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Summary

A sensitive validated high-performance liquid-chromatographic method for analysis of cilostazol in human plasma (in vitro) has been developed, and it was applied to determine pharmacokinetics of cilostazol in male albino rabbit. Cilostazol was extracted from human plasma (in vitro) by acetonitrile, and efficient chromatographic elution was achieved on a C18 column (250 × 4.60 mm i.d., 0.5 μm particle size) with an isocratic mobile phase [acetonitrile-50 mM acetate buffer (pH 5.0, glacial acetic acid)-water (50:20:30)] at flow rate of 1.5 mL min−1. Quantification was carried out by photo-diode array (PDA) detection at 248 nm. The linearity of the method was excellent over the range 0.2–2 μg mL−1 with low limits of detection (0.005 μg mL−1) and quantification (0.05 μg mL−1). The extraction recovery of the drug from plasma was consistently good (73.45–78.64%), with low relative standard deviation (0.44–1.65%). Robustness studies confirmed that peak area was unaffected by small changes in temperature, mobile phase (composition and pH). The maximum concentration (C max) in rabbit (in vivo) was determined 1.620 μg mL−1 at t max (0.51 h) with 0.63% RSD by validated bioanalytical method.

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A fast, simple, and sensitive reversed-phase high-performance liquid chromatography (RP-HPLC) method has been developed and fully validated for the determination of moxifloxacin (MXF) in rat plasma. MXF and gatifloxacin (internal standard, I.S.) were extracted from plasma by single-step protein precipitation with acidified acetonitrile. Chromatographic separation was accomplished in less than 8 min on an Atlantis ® T3 column with 0.4% aqueous triethylamine–methanol–acetonitrile (60:35:5, v/v/v) solution as mobile phase. Detection was achieved by fluorescence (λ excitation = 295 nm, λ emission = 500 nm), and the calibration curves were found to be linear over the plasma concentration range of 10–2,500 ng mL−1 with a mean correlation coefficient (r) of 0.9946 (n = 6). The intra- and inter-assay imprecision (% CV) was less than 2.4 and 3.3%, respectively, and the accuracy was >90%. The mean extraction recoveries for MXF and I.S. from plasma were 77 and 82%, respectively. The method was also validated for specificity, sensitivity, and stability; all the results were within the acceptable range. The proposed method was then successfully applied to the quantitative analysis of MXF in rat plasma samples, being a valuable and high-throughput assay to support ongoing pharmacokinetic studies on this promising anti-infective agent.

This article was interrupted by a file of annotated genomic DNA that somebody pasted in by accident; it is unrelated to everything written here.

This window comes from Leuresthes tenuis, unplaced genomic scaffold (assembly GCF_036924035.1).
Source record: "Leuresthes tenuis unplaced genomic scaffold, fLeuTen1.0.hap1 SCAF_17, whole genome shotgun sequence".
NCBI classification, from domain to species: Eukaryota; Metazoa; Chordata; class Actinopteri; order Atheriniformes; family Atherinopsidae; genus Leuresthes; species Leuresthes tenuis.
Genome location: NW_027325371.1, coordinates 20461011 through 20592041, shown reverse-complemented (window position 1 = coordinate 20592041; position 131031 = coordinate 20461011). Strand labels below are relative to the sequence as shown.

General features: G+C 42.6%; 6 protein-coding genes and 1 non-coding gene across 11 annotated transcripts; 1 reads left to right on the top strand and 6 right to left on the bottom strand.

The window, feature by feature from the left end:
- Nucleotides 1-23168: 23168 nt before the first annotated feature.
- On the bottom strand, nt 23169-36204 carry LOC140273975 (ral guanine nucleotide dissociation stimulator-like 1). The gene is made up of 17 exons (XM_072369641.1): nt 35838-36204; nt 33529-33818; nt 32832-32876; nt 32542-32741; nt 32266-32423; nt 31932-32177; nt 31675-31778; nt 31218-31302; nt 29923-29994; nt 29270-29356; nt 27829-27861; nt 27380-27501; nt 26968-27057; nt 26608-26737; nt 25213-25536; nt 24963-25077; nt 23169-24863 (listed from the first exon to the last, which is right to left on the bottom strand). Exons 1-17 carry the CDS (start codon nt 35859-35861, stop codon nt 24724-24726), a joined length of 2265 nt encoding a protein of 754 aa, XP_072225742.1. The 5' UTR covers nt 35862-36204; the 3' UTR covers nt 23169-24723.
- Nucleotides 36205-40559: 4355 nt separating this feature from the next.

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, besides the combined effects, what influences would this combined application demonstrate on the active components in STVO and STAE as far as pharmacokinetics is concerned? To our knowledge, there have been some pharmacokinetic articles of luteoloside

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materials or pharmaceutical forms, the simultaneous determination and pharmacokinetics of these five isoflavones have not been reported, especially no method has been used to compare the pharmacokinetics parameters of DIFG in plasma. The gastric emptying